Rhino Linings is one of the most popular truck bed liner brands. It is traditionally used to absorb shocks and reduce vibrations in the cargo box, while also keeping your hauls from sliding around during transit.
If you don’t want to stop at the bed, covering the whole truck with the vinyl substance reduces the risk of dents or paint damage.
The average cost of Rhino lining a whole truck varies from $3,659 to $4,673 for labor and materials, although you could spend less or a lot more depending on your truck’s size and actual labor required. The type of lining also has an impact on pricing. Rhino TuffGrip or SolarMax, for instance, are more expensive than standard Rhino HardLine.
Cost To Rhino Line A Whole Truck*
The costs of Rhino lining a whole truck depend on a variety of factors, including the truck size and type of lining.
The table below compares the average costs of whole truck Rhino lining for popular truck sizes*:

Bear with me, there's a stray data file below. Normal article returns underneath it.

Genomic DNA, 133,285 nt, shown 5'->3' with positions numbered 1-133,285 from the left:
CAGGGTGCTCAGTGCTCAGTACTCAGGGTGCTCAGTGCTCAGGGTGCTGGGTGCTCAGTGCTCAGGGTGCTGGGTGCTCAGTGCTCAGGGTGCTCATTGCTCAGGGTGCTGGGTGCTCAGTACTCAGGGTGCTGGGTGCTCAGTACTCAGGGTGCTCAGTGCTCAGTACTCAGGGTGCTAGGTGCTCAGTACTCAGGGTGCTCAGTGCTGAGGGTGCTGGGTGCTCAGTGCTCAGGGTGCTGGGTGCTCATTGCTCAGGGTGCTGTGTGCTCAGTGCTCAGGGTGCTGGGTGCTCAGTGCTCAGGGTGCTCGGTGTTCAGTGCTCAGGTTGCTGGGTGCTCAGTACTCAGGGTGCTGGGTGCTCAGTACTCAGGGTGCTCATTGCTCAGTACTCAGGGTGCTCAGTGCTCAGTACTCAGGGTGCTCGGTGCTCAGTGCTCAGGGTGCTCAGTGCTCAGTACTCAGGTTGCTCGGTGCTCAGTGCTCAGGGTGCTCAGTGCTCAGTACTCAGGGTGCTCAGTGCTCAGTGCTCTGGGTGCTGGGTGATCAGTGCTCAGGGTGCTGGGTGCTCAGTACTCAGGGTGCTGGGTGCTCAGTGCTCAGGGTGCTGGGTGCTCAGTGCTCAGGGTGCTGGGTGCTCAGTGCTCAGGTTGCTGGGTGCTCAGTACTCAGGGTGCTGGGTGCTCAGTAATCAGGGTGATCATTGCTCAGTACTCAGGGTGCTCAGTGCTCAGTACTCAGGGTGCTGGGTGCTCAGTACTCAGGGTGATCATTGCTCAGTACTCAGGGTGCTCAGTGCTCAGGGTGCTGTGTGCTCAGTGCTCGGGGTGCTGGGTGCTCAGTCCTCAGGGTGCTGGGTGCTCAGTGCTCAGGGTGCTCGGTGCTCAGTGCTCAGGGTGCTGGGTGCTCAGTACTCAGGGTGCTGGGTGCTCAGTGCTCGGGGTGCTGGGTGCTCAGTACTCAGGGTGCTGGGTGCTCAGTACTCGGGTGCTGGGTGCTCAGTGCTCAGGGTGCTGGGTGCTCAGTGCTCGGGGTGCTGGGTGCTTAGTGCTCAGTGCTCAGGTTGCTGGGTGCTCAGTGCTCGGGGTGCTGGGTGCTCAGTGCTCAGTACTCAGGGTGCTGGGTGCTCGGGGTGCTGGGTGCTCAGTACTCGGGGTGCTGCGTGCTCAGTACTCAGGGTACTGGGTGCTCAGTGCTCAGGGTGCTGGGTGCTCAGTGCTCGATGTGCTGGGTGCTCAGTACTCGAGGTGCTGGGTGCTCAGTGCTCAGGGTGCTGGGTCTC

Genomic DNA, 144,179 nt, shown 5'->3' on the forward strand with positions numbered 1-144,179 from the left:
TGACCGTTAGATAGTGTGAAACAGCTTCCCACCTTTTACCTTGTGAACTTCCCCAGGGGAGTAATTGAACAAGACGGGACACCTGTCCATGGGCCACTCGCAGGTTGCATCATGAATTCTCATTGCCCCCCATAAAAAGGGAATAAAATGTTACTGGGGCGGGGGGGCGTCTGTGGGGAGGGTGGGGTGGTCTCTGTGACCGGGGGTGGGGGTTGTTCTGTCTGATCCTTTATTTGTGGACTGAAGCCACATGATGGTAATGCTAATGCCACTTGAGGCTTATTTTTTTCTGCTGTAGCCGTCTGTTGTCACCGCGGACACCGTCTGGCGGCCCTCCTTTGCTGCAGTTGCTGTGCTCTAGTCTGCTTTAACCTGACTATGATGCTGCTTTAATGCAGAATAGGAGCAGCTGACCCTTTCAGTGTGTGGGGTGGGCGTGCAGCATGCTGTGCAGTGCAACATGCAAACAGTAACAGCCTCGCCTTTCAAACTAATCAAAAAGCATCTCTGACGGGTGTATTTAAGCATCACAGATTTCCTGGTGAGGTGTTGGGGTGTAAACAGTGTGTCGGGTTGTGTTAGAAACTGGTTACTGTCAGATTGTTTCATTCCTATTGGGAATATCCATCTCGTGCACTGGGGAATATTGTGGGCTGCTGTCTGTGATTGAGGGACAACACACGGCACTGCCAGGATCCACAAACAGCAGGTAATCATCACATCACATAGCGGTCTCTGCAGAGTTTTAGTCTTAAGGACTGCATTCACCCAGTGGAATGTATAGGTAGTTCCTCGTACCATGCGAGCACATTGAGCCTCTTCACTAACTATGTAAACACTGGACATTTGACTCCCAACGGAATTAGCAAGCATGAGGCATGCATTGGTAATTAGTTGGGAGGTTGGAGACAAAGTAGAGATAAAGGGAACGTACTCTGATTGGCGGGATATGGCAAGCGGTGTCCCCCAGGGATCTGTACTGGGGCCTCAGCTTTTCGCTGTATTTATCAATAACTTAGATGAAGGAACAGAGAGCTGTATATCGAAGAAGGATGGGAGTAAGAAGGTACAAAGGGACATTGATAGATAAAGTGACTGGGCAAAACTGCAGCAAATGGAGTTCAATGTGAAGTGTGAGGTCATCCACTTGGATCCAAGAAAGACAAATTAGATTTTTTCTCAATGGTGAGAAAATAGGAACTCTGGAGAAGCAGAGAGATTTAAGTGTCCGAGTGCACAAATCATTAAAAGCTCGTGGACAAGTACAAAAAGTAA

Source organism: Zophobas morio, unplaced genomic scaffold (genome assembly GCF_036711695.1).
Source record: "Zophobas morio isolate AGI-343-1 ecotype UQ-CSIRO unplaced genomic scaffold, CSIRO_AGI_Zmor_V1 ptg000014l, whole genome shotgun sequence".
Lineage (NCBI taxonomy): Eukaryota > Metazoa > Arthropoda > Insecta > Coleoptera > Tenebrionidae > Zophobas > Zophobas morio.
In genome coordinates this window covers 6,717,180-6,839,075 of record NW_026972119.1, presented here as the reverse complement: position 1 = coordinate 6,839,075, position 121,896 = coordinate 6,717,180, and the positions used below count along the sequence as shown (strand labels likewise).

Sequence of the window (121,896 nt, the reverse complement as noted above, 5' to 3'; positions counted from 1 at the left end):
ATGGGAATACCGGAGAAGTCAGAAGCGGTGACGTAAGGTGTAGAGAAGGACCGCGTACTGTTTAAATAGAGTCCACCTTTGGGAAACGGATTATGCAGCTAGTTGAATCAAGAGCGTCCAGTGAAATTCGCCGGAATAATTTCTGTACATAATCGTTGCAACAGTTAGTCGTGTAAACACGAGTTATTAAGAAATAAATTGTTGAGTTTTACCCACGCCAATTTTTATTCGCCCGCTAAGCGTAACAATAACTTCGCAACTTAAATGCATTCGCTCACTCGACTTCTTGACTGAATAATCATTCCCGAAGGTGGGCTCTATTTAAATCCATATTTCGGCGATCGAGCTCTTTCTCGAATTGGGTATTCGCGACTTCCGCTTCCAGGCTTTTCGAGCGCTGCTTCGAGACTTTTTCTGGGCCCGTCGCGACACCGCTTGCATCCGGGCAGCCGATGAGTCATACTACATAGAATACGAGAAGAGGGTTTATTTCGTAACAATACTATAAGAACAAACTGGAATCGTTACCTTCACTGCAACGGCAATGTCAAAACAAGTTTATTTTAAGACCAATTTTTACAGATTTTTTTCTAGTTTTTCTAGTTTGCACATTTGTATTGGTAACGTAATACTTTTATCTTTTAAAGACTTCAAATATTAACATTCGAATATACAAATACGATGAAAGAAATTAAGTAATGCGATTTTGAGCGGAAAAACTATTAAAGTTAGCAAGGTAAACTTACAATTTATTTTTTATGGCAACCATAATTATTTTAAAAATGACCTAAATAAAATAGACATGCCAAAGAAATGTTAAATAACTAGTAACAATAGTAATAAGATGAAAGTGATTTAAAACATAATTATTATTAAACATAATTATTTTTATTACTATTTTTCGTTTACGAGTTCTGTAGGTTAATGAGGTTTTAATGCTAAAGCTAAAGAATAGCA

|Truck Type||Average Rhino Lining Cost**|
|Short bed (5.5ft)||$2,611 - $3,511|
|Standard (6.5ft)||$3,531 - $4,490|
|Long bed (8ft)||$4,835 - $6,018|
*Average prices in the table are correct as of October 2022 and were calculated based on quotes received from independent Rhino Linings installers for Rhino lining whole short bed, standard, and long bed trucks. All installers were given the same vehicle dimensions based on the 2021 Ford F-150 trucks. The table is intended to be used as a reference only. Actual costs can vary based on your actual make and model, location, and amount of work required.
**All prices refer to paint work performed with Rhino Linings products. Bed liner applicators may use other products too, or you might prefer another lining brand. The averages above do not apply to these alternative materials.
Rhino Linings installers use the vehicle dimensions as a main factor in calculating quotes.